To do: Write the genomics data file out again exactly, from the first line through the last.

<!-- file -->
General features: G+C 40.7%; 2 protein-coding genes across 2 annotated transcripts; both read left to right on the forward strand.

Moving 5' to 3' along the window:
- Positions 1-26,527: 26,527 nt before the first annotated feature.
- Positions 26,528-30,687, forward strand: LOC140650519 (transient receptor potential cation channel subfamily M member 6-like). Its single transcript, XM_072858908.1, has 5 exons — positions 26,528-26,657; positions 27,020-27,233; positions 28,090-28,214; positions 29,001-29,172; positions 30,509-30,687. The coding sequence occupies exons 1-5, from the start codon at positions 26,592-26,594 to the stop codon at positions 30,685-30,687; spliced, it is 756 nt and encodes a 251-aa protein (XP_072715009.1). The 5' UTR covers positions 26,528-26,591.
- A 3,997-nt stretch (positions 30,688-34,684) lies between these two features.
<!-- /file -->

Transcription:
General features: G+C 40.7%; 2 protein-coding genes across 2 annotated transcripts; both read left to right on the forward strand.

Moving 5' to 3' along the window:
- Positions 1-26,527: 26,527 nt before the first annotated feature.
- Positions 26,528-30,687, forward strand: LOC140650519 (transient receptor potential cation channel subfamily M member 6-like). Its single transcript, XM_072858908.1, has 5 exons — positions 26,528-26,657; positions 27,020-27,233; positions 28,090-28,214; positions 29,001-29,172; positions 30,509-30,687. The coding sequence occupies exons 1-5, from the start codon at positions 26,592-26,594 to the stop codon at positions 30,685-30,687; spliced, it is 756 nt and encodes a 251-aa protein (XP_072715009.1). The 5' UTR covers positions 26,528-26,591.
- A 3,997-nt stretch (positions 30,688-34,684) lies between these two features.